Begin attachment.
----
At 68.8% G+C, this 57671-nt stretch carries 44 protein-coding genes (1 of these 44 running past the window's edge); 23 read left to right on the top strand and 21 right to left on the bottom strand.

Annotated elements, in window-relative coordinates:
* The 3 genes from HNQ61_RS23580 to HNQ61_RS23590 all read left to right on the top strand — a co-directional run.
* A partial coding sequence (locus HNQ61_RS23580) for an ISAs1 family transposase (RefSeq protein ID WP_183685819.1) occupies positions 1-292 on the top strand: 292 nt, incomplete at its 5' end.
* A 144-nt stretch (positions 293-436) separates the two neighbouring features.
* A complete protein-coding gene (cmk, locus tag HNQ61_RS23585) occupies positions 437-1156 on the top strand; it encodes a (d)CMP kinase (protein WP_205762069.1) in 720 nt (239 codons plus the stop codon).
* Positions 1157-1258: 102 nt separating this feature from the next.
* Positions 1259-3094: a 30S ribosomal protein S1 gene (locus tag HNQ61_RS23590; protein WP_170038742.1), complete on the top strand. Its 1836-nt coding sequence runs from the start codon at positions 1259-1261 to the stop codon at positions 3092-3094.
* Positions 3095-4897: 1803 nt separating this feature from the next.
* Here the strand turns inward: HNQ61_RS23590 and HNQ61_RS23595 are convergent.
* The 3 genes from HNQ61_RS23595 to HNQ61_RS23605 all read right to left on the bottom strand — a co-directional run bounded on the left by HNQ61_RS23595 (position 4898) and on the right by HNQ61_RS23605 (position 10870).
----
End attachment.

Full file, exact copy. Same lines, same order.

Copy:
At 68.8% G+C, this 57671-nt stretch carries 44 protein-coding genes (1 of these 44 running past the window's edge); 23 read left to right on the top strand and 21 right to left on the bottom strand.

Annotated elements, in window-relative coordinates:
* The 3 genes from HNQ61_RS23580 to HNQ61_RS23590 all read left to right on the top strand — a co-directional run.
* A partial coding sequence (locus HNQ61_RS23580) for an ISAs1 family transposase (RefSeq protein ID WP_183685819.1) occupies positions 1-292 on the top strand: 292 nt, incomplete at its 5' end.
* A 144-nt stretch (positions 293-436) separates the two neighbouring features.
* A complete protein-coding gene (cmk, locus tag HNQ61_RS23585) occupies positions 437-1156 on the top strand; it encodes a (d)CMP kinase (protein WP_205762069.1) in 720 nt (239 codons plus the stop codon).
* Positions 1157-1258: 102 nt separating this feature from the next.
* Positions 1259-3094: a 30S ribosomal protein S1 gene (locus tag HNQ61_RS23590; protein WP_170038742.1), complete on the top strand. Its 1836-nt coding sequence runs from the start codon at positions 1259-1261 to the stop codon at positions 3092-3094.
* Positions 3095-4897: 1803 nt separating this feature from the next.
* Here the strand turns inward: HNQ61_RS23590 and HNQ61_RS23595 are convergent.
* The 3 genes from HNQ61_RS23595 to HNQ61_RS23605 all read right to left on the bottom strand — a co-directional run bounded on the left by HNQ61_RS23595 (position 4898) and on the right by HNQ61_RS23605 (position 10870).